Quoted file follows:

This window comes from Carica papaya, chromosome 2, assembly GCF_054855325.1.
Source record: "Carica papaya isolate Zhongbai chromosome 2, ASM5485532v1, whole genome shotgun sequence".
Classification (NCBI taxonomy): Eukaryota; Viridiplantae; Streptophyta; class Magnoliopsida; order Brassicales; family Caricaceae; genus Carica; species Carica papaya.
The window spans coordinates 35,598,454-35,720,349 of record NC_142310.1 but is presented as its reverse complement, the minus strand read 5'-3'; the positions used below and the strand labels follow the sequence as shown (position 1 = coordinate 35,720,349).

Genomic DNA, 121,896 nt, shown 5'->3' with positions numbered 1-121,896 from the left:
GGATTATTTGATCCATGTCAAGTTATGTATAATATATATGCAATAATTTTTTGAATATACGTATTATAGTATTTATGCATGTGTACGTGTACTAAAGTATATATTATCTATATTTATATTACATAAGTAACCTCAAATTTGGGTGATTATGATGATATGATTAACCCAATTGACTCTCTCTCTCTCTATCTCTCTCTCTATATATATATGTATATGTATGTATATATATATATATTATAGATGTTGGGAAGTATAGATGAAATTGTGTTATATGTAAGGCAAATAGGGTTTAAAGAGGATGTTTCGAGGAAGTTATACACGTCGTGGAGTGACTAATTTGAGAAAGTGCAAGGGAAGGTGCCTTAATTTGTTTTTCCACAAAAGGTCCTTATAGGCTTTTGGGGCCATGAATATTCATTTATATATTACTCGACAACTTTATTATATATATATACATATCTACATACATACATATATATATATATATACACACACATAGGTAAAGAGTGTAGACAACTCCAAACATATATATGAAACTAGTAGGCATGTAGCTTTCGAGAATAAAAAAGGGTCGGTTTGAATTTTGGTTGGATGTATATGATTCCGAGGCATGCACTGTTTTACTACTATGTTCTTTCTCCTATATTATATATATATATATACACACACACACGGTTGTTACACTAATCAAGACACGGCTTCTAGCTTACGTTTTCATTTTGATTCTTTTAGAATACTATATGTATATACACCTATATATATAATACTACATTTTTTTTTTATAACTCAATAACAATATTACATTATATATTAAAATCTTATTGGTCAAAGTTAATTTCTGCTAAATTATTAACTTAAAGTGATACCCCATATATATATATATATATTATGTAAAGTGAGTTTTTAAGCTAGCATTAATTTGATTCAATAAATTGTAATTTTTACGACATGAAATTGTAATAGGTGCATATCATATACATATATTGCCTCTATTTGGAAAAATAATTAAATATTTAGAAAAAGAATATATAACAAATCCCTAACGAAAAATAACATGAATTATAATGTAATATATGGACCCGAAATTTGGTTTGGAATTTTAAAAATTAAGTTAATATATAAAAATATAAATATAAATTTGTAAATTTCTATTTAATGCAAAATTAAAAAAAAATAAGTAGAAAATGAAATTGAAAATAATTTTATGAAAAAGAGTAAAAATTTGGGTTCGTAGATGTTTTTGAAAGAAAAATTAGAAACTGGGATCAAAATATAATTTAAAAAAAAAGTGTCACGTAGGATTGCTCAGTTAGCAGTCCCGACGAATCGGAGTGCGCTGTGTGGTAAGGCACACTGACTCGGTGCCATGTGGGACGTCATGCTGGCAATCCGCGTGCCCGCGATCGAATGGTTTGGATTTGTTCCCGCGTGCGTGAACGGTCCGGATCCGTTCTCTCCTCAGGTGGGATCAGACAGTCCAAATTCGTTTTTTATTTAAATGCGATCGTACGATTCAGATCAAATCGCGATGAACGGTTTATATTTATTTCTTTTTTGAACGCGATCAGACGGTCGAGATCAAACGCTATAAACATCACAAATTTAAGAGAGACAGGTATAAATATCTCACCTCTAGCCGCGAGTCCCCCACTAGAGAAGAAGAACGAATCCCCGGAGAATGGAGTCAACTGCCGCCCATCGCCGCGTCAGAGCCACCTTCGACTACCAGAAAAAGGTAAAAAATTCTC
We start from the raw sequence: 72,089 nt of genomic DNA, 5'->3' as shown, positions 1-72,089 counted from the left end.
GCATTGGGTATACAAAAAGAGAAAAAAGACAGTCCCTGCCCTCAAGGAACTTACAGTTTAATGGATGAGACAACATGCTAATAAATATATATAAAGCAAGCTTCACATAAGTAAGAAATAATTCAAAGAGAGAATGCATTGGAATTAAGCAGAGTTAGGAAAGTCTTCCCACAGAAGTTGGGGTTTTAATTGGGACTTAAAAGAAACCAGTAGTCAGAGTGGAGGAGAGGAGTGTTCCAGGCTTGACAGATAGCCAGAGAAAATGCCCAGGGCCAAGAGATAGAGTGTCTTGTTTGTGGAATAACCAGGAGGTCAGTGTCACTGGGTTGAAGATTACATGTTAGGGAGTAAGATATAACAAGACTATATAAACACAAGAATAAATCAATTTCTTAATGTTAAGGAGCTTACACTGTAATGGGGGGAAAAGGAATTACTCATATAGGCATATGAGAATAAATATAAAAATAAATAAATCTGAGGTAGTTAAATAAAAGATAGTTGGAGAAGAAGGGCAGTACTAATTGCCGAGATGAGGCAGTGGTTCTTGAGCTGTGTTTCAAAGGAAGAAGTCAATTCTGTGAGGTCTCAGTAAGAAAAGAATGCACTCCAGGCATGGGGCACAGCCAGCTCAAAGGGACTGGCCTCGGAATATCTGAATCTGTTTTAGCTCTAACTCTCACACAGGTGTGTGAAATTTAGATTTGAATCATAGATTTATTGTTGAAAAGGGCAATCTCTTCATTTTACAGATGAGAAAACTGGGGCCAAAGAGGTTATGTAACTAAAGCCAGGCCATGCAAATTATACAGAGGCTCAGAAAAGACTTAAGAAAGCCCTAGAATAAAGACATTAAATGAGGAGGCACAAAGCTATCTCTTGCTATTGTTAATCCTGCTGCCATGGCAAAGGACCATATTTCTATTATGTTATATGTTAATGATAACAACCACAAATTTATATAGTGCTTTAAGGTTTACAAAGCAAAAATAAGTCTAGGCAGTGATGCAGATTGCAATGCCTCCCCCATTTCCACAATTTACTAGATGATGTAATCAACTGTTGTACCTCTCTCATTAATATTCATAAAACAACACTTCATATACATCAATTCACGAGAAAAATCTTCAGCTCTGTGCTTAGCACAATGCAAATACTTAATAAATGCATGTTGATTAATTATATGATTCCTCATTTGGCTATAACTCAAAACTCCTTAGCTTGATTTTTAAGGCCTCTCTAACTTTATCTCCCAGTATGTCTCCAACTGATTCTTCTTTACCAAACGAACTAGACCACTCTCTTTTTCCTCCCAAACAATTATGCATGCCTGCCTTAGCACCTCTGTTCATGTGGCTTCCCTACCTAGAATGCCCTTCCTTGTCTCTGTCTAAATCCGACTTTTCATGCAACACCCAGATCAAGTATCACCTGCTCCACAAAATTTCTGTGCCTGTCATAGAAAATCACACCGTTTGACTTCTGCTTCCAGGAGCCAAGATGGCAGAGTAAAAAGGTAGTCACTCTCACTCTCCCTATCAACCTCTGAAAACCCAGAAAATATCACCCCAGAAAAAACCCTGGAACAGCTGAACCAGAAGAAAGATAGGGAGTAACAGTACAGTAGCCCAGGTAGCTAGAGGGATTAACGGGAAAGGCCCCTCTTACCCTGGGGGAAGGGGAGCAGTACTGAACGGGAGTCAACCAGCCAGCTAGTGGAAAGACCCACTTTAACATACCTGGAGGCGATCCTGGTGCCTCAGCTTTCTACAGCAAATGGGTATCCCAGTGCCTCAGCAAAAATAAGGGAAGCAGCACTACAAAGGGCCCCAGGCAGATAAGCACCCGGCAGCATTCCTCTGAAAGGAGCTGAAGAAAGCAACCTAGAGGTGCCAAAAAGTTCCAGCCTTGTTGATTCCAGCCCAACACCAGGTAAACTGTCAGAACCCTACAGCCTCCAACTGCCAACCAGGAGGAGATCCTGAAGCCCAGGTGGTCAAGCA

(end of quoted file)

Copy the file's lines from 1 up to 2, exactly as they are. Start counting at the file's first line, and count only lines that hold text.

This window comes from Carica papaya, chromosome 2, assembly GCF_054855325.1.
Source record: "Carica papaya isolate Zhongbai chromosome 2, ASM5485532v1, whole genome shotgun sequence".